John Davie Burgess, King of the Highland Pipers, died at age 71.

John Davie Burgess, King of the Highland Pipers, died at age 71.

John Burgess died on June 29, 2005 at the age of 71.

He was born in Aberdeen on 11 March 1934, and first learned to play the practice chanter at the age of four from his father John, who was also a piper.

The family moved to Edinburgh when the elder John took up a lecturing position at the Veterinary School. John D. was educated Edinburgh Academy, and tutored by Pipe major Willie Ross of the Army School of Bagpipe Music and Highland Drumming at Edinburgh Castle. He did not play in the school band, for fear that it would damage his technique.

In 1950 he became the youngest ever winner of the gold medals for piobaireachd at both the Argyllshire Gathering in Oban and the Northern Meeting in Inverness, at the age of 16. He initially intended to pursue piping as a hobby, and pursue a career training horses, but he went on a tour of Canada and the United States with Willie Ross in 1952. Burgess was persuaded by Brigadier Alistair MacLean at the Castle to join the Queen’s Own Cameron Highlanders as a piper, and spent three years there, reaching the rank of corporal. His choice of regiment did not please Ross, who wanted him to join the Scots Guards.

Burgess then joined the Edinburgh City Police, and became pipe major of that band in 1957.

Between 1962 and 1965, he was pipe major of the 4th/5th Battalion Cameron Highlanders TA Pipe Band. He then moved to Invergordon in 1966, and played with the Invergordon Distillery Pipe Band for two years, until it was disbanded in 1967.

Burgess became a teacher and judge after retiring from competitive playing in around 1979, teaching in schools around Easter Ross. He was awarded an MBE in 1988 for services to piping.

John achieved world-wide fame as a child prodigy on the bagpipes before maturing into one of the foremost exponents of Scotlands national instrument. John turned professional at the age of sixteen, he won the three major championships of the time (Argyllshire Gathering, Oban, and the northern Meeting) at his first attempt. From then on he won numerous titles and is regarded as one of the foremost exponents of the art of piping. A must have for any pipers cd collection is Johns CD King of the Highland Pipers


John D. Burgess made several recordings.

His track The Wandering Piper as was included by Topic Records in their 70th anniversary album Three Score and Ten.

Edinburgh City Police Pipe Band

Was a well-known and historically significant pipe band associated with the police force in Edinburgh, Scotland. The band had a rich tradition and was widely recognized for its musical excellence.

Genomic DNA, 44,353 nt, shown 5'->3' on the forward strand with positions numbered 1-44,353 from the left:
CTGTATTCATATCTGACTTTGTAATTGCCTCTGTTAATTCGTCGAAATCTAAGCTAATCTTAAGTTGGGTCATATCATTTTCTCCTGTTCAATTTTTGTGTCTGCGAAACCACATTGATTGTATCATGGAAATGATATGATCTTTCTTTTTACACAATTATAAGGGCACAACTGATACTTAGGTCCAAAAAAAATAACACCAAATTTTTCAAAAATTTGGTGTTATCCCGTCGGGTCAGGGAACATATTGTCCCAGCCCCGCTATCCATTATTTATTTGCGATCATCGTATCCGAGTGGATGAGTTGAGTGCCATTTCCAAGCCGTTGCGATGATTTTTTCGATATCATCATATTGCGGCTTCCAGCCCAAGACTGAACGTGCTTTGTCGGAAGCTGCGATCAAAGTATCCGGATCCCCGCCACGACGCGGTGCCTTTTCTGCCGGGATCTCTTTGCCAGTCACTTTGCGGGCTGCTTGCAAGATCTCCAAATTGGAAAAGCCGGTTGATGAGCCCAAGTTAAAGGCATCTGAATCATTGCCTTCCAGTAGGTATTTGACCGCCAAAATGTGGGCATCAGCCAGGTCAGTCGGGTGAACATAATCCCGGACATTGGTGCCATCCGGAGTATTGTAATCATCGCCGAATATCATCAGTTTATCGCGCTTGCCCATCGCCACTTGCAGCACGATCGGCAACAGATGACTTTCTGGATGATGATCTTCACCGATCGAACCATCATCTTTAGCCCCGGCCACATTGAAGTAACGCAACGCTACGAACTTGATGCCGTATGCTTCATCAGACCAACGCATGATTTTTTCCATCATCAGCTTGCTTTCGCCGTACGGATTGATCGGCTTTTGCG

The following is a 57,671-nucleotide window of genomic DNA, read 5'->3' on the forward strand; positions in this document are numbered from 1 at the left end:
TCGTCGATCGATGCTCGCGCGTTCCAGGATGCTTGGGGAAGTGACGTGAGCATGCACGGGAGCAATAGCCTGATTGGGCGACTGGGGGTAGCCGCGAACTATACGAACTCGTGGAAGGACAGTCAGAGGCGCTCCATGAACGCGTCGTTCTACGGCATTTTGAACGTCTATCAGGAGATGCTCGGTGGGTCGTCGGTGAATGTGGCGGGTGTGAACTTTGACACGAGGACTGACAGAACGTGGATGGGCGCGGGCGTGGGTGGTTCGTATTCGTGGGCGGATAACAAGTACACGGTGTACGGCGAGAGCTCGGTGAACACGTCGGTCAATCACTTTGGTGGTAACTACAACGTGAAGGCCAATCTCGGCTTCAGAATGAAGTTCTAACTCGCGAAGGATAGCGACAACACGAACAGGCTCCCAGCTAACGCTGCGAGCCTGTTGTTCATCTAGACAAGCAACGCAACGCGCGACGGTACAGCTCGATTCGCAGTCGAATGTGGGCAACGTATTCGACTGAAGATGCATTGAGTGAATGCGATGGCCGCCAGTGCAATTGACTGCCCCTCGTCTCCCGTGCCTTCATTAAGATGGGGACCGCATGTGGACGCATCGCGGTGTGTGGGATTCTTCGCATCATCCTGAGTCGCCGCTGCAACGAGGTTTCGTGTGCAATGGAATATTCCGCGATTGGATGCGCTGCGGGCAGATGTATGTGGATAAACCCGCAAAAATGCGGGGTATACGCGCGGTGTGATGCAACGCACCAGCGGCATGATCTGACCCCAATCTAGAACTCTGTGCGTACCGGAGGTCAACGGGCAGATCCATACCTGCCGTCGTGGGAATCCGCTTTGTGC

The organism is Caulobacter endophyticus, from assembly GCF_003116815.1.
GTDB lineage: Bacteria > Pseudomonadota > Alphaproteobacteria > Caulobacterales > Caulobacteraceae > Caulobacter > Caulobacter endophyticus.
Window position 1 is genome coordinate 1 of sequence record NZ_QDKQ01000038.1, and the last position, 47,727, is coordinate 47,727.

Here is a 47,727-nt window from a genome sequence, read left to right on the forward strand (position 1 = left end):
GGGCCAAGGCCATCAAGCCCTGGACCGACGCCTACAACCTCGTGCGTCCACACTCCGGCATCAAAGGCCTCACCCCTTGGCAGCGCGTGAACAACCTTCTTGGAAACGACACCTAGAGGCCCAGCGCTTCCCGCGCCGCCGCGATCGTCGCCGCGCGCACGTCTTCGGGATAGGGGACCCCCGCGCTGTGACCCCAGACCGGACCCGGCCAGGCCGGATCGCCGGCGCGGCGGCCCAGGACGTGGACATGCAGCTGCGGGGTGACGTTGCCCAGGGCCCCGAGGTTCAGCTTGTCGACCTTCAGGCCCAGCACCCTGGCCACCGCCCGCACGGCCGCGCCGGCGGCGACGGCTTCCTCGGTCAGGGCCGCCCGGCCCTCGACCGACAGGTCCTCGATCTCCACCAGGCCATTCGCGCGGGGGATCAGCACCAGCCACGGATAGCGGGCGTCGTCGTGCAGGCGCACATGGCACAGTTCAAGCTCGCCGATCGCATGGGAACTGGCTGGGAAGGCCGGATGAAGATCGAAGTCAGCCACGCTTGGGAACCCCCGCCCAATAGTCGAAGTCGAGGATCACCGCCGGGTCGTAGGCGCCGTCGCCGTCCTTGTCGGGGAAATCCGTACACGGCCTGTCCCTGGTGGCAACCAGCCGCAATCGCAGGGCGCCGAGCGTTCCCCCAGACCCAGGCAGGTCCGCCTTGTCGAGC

Around 1900, the Edinburgh City Police Pipe Band was formed, led by Pipe Major Norman Graham.

When Graham died in 1910, Pipe Sergeant Hugh Calder took over the leadership of the band. It was under Calder that the band was to win its first major competition. In 1919 the band won the Argyle shield at the Cowal Games, equivalent to the World Pipe Band Championships as they are known today

John D. Burgess MBE was pipe major from 1957–1958.


The Edinburgh City Police Pipe Band achieved numerous successes in competitions, both in Scotland and internationally. They were known for their precision, musicality, and innovation in their performances.

World Pipe Band Champions:

  • 1919
  • 1950 - 1954
  • 1963
  • 1964
  • 1971
  • 1972
  • 1975

World Drum Corps Champions:

  • 1964
  • 1968


Unfortunately, like many traditional pipe bands associated with institutions, the Edinburgh City Police Pipe Band faced challenges and was disbanded. The band disbanded in 2005 due to a restructuring of the Lothian and Borders Police force, which led to the dissolution of the Edinburgh City Police.


Despite its dissolution, the Edinburgh City Police Pipe Band’s legacy continues to live on through recordings, performances, and the influence it had on subsequent generations of pipers and pipe bands.

It’s worth noting that Edinburgh is home to several other renowned pipe bands, including the Lothian & Borders Police Pipe Band, which emerged from the reorganization of the police forces.

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